A program that emphasizes healthy eating, brain and social engagement, physical activity and heart health may slow dementia among people at risk for Alzheimer’s disease, says a new preliminary report from Sweden.
The findings can’t guarantee that healthy living will prevent Alzheimer’s disease but they add to growing evidence that suggests overall health is tied to dementia risk.
“This is really hard evidence that we can do something for brain health,” said the study’s lead author from the Karolinska Institute in Stockholm.
The findings also show that it’s not too late to help brain health since the participants were all at risk for Alzheimer’s disease.
The findings were presented at the Alzheimer’s Association International Conference in Copenhagen, Denmark.
Another study presented at the same conference also suggested that controlling certain risk factors, such as high blood pressure, obesity and diabetes, may reduce the worldwide prevalence of Alzheimer’s by almost a third.
People with Alzheimer’s experience memory loss, which worsens with time. The disease leads to problems with decision-making and an inability to perform daily tasks. Eventually, the complications from Alzheimer’s disease lead to death.
For the new study, the researchers recruited 1,260 Finnish adults between the ages of 60 and 77 years to take part in the two-year trial.
All of the participants scored above a cutoff point on a list of lifestyle risk factors for cognitive impairment and Alzheimer’s, and on a neurological test, all had cognitive performance that was average or slightly below average for their age.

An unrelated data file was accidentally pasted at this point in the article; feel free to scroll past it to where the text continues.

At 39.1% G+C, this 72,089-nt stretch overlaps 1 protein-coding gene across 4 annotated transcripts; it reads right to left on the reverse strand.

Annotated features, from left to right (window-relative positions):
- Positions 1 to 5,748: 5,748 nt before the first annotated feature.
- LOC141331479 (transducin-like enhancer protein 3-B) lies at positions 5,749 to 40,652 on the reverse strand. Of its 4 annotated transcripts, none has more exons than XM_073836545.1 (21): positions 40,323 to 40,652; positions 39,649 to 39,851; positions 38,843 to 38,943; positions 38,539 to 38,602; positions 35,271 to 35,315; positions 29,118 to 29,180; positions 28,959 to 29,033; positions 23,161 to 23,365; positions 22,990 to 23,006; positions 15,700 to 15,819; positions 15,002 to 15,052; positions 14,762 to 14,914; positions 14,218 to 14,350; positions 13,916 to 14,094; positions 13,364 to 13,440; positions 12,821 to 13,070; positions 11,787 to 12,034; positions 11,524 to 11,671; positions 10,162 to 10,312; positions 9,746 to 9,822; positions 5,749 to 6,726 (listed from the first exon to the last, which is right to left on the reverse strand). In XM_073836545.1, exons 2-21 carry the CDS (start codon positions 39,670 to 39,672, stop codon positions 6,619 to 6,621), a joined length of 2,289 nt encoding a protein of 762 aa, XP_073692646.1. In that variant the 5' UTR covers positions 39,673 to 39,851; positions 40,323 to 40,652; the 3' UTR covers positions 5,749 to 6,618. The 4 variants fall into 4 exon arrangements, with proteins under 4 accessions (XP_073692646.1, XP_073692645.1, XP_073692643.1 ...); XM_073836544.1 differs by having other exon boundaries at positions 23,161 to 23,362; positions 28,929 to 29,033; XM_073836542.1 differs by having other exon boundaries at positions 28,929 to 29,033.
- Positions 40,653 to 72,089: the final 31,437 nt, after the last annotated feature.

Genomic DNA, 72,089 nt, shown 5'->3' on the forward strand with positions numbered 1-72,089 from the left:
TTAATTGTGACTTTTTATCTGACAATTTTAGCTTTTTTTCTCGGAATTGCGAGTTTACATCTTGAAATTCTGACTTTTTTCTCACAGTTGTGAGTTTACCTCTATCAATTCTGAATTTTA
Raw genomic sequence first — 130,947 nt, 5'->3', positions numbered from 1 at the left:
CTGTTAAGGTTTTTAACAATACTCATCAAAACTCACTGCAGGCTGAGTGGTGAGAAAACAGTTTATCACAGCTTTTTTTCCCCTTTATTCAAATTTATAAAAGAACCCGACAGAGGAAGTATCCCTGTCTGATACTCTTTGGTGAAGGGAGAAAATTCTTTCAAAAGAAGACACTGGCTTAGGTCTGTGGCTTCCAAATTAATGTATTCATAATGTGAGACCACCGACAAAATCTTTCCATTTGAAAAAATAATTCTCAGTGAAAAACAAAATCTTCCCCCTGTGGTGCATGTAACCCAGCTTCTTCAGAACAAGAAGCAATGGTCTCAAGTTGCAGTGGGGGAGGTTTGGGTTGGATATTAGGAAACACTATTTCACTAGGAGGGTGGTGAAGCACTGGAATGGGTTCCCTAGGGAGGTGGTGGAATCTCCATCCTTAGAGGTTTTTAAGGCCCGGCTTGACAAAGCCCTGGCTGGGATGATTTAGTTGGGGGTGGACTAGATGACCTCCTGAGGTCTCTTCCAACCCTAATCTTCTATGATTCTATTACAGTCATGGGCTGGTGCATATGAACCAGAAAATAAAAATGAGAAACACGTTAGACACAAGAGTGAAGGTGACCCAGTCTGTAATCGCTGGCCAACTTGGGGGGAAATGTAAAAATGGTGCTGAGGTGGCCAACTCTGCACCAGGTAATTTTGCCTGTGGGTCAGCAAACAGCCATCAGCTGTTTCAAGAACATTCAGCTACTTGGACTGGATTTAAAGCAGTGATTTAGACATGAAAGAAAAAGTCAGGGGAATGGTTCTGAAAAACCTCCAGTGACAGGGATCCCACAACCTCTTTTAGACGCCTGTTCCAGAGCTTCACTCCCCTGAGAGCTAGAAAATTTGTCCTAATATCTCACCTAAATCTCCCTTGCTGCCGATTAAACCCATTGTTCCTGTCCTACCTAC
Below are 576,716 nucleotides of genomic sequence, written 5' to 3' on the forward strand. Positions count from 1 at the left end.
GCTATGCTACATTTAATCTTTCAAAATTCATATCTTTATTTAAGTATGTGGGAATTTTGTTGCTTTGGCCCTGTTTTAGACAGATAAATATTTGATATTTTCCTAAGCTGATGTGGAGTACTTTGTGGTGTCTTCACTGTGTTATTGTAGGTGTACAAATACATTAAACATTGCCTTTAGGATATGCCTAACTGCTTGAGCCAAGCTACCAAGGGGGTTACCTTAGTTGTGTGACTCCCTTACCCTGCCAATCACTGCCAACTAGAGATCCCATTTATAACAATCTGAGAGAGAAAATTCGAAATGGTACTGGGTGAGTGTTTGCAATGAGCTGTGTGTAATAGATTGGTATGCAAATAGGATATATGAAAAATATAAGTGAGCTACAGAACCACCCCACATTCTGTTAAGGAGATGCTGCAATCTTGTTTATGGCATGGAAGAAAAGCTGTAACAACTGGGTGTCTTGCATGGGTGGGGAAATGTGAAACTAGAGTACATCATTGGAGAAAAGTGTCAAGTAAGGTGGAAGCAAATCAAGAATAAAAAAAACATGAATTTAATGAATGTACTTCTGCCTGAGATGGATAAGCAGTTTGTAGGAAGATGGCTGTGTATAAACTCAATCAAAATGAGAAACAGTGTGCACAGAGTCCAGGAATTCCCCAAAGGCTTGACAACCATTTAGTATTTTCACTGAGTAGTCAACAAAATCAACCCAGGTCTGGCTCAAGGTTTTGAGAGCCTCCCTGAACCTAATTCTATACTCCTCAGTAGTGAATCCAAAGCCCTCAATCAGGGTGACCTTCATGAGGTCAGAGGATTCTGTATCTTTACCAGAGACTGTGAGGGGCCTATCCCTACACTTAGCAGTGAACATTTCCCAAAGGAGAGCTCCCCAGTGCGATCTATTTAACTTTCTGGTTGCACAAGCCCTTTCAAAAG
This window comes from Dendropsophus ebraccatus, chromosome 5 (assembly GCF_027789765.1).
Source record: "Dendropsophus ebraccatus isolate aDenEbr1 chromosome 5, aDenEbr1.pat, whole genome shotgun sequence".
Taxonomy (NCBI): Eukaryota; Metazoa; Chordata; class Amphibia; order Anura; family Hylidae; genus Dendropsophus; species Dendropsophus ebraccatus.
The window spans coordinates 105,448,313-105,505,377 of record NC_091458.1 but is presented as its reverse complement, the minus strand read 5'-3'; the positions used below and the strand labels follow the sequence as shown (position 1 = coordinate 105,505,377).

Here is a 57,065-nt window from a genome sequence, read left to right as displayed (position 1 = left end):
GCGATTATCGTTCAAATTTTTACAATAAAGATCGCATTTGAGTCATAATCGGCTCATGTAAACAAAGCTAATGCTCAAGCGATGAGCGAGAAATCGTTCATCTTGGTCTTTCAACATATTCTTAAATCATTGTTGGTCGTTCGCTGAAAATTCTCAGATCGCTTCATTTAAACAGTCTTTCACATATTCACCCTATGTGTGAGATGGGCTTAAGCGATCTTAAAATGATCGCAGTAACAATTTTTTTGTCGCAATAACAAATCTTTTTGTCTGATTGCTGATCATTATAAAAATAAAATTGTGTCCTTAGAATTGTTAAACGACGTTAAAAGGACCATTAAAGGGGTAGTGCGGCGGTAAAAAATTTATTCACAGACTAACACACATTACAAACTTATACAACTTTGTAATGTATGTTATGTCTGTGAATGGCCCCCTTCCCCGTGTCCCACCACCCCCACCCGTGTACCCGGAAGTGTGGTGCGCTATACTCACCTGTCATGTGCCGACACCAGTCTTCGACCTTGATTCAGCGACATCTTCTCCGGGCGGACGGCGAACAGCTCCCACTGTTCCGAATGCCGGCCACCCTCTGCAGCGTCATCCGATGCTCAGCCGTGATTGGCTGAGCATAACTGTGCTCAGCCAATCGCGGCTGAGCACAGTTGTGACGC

The participants were randomly assigned to a group that received basic health advice or a group that took part in a multi-component program targeting diet, exercise, heart health and brain and social engagement.
The multi-component intervention was delivered during a series of group sessions over the course of the study.
After two years, the researchers found the group that just got basic health advice experienced substantially more cognitive decline than the program participants.
The research team saw roughly a 40 percent difference between the intervention and the control groups. It was clear the intervention group improved from baseline.
The findings suggest that a healthy lifestyle delays onset for people who have cognitive impairment and, for people that do, it slows the progression.
Yet experts caution that a healthy lifestyle is no guarantee that a person won’t develop Alzheimer’s.
Still, it’s not too early to recommend interventions that target diet, exercise, heart health and brain and social engagement. Many of those interventions also target other chronic health conditions.
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